Water vapor in the air is what scatters the beam, making it visible. As far as different laser wavelengths, UV laser light is more dangerous than visible, but the red laser is not much different form the green. However, 100 mW is still 100 millijoules/sec, no matter what the source is.
posted by c13 at 12:05 PM on December 26, 2004


The FDA is in charge of lasers because they're regulated as medical devices. Which makes sense: surgery is probably the largest civilian use of lasers, and the most useful. Not much would be gained by renaming it as the FDMDA (Food, Drug, and Medical Device Administration).
posted by rosvicl at 12:07 PM on December 26, 2004


So if it's just blinding lasers that the Geneva Convention prohibits, does that mean that any theoretical lasers in the x-ray spectrum, which would be far more lethal, are hunky dory?

I'm actually a pacifist, but high-tech weaponry fascinates me.
posted by squidlarkin at 12:26 PM on December 26, 2004


Lasers don't blind people. People blind people.

I guess these things are intended for, uh, hunting, self-defense?
posted by 327.ca at 12:30 PM on December 26, 2004


Finally...something I can mount on my sharks.
posted by RockCorpse at 1:10 PM on December 26, 2004


That third link is nothing like the first two. This is scaremongering.
posted by Sir Mildred Pierce at 1:10 PM on December 26, 2004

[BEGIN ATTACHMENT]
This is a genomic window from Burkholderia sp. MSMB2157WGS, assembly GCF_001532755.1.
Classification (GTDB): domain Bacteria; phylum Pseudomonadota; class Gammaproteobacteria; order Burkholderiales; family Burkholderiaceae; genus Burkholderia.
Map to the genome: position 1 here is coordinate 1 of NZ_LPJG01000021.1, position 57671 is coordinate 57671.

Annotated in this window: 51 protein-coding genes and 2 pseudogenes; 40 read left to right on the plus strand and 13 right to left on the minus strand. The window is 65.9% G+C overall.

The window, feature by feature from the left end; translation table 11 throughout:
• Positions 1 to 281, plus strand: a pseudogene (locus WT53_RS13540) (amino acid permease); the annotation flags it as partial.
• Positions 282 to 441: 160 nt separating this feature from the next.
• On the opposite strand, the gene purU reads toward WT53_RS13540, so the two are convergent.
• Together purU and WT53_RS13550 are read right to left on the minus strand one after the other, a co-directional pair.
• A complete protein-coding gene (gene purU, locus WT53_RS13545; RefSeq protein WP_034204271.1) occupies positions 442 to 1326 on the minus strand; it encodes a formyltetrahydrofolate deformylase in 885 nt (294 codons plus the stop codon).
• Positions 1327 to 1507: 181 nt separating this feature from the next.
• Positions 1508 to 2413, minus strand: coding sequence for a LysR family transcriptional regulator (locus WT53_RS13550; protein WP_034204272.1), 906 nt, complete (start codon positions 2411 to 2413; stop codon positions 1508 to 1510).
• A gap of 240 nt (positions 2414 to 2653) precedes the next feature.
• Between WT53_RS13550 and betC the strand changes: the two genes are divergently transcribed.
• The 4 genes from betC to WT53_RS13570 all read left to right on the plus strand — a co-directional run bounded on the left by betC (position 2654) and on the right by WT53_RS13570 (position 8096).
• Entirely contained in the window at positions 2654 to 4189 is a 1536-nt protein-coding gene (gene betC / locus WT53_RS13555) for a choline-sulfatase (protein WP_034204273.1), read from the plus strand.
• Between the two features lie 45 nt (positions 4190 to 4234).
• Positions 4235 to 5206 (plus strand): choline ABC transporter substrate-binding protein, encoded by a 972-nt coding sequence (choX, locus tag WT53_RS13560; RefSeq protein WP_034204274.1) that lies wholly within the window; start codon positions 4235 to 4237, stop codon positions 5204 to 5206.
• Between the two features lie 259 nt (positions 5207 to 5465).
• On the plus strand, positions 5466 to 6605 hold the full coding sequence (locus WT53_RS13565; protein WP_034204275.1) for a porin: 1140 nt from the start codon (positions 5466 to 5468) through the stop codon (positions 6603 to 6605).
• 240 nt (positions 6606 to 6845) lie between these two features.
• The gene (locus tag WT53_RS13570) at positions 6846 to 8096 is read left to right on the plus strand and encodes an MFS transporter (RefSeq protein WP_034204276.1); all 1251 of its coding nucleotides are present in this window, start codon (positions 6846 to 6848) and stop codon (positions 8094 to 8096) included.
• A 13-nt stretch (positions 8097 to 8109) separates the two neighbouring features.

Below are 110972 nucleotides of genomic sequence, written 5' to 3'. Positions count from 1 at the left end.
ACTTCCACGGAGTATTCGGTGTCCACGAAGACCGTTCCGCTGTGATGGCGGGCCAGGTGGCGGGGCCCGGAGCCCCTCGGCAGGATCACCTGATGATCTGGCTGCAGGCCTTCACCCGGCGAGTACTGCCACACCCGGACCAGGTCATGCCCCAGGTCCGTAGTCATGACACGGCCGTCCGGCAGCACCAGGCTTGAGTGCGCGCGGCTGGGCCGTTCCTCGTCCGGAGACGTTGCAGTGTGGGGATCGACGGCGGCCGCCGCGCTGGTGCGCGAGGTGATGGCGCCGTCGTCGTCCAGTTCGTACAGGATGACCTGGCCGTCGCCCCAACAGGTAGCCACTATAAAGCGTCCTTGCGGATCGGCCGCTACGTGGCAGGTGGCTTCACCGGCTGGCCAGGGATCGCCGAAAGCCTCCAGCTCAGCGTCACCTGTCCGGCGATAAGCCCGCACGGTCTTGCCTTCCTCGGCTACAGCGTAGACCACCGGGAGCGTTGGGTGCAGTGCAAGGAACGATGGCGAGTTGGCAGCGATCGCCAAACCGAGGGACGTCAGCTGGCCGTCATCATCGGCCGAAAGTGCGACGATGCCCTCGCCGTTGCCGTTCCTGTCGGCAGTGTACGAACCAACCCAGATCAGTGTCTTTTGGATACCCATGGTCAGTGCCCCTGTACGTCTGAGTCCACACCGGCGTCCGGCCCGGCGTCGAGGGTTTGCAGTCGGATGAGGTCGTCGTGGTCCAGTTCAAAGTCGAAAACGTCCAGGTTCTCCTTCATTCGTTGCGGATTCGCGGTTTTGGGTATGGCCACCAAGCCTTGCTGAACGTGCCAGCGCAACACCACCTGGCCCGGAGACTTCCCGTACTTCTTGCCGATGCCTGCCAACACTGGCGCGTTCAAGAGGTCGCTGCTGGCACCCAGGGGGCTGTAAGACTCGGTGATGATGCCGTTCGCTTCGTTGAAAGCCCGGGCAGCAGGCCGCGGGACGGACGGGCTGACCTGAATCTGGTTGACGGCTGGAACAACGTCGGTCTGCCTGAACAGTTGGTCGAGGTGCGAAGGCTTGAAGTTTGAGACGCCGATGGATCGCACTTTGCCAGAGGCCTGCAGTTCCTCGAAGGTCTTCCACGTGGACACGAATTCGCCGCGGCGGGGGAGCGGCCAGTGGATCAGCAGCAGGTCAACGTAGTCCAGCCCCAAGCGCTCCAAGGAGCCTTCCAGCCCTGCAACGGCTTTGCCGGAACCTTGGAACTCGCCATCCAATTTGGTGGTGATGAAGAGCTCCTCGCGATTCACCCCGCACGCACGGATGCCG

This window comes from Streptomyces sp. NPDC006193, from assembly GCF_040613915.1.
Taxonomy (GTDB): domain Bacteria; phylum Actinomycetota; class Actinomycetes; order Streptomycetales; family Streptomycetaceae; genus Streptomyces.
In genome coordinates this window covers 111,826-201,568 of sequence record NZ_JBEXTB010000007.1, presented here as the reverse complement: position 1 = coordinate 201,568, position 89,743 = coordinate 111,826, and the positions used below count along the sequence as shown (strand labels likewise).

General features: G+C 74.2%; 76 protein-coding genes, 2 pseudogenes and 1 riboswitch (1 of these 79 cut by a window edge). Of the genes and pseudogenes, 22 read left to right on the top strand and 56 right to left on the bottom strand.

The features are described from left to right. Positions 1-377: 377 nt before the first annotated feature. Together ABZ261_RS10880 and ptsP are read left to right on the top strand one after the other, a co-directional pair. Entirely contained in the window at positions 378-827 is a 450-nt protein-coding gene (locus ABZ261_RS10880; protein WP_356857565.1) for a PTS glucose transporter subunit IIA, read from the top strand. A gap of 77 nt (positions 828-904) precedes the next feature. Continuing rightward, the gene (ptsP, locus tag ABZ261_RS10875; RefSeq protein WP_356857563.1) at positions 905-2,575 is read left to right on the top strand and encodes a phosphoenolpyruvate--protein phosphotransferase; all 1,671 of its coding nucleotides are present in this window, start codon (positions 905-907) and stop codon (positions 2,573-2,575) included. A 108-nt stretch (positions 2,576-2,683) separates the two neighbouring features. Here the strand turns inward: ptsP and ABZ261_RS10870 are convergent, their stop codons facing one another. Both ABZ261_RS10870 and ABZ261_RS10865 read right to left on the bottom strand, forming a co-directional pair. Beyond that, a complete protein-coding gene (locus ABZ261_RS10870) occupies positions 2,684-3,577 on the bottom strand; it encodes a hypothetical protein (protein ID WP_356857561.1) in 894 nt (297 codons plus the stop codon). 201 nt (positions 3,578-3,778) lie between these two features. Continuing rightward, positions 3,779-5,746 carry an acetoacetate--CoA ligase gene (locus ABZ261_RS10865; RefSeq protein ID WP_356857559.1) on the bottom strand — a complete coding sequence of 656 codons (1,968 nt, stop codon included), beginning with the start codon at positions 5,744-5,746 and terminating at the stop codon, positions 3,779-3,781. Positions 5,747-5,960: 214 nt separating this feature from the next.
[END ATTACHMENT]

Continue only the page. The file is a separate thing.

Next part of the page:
Can I get one of the powerful ones with a cell scanner on it so I can lock on and melt people's batteries so they drive faster in traffic?

Or can I use it to melt people's tires?

327.ca, I actually have something similar for self defense. A 1.5 million candlepower spotlight. Anyone coming up the stairs will get that in the face first. It doesn't do permanent damage, I don't think.
posted by fenriq at 1:17 PM on December 26, 2004


rosvicl said:
surgery is probably the largest civilian use of lasers
is this really true? i was under the impression that CD players use lasers. i would think CD players far outnumber surgical instruments, though i imagine the CD lasers are much weaker.
posted by dkg at 1:21 PM on December 26, 2004


327.ca, I actually have something similar for self defense. A 1.5 million candlepower spotlight. Anyone coming up the stairs will get that in the face first. It doesn't do permanent damage, I don't think.

Next time I come for supper, I'll honk in the driveway first. ;-)
posted by 327.ca at 1:22 PM on December 26, 2004


CDs and DVDs are the largest civilian uses of lasers. I think the comment was intended to be that surgery is probably the largest civilian use of lasers powerful enough to cause harm.
posted by Bugbread at 1:24 PM on December 26, 2004


That third link is nothing like the first two.

No, indeed.

That third link is nothing like the first two. This is scaremongering

Yes, indeed. Anyone treating a 100mW laser "pointer" like a 5mW laser pointer is going to have real problems.

As to laser weapons -- the best way to weaponize a laser is to put it in a sock and hit someone over the head. The defense against this laser is trivial -- basically, fancy sunglasses. Better, mirrorshades.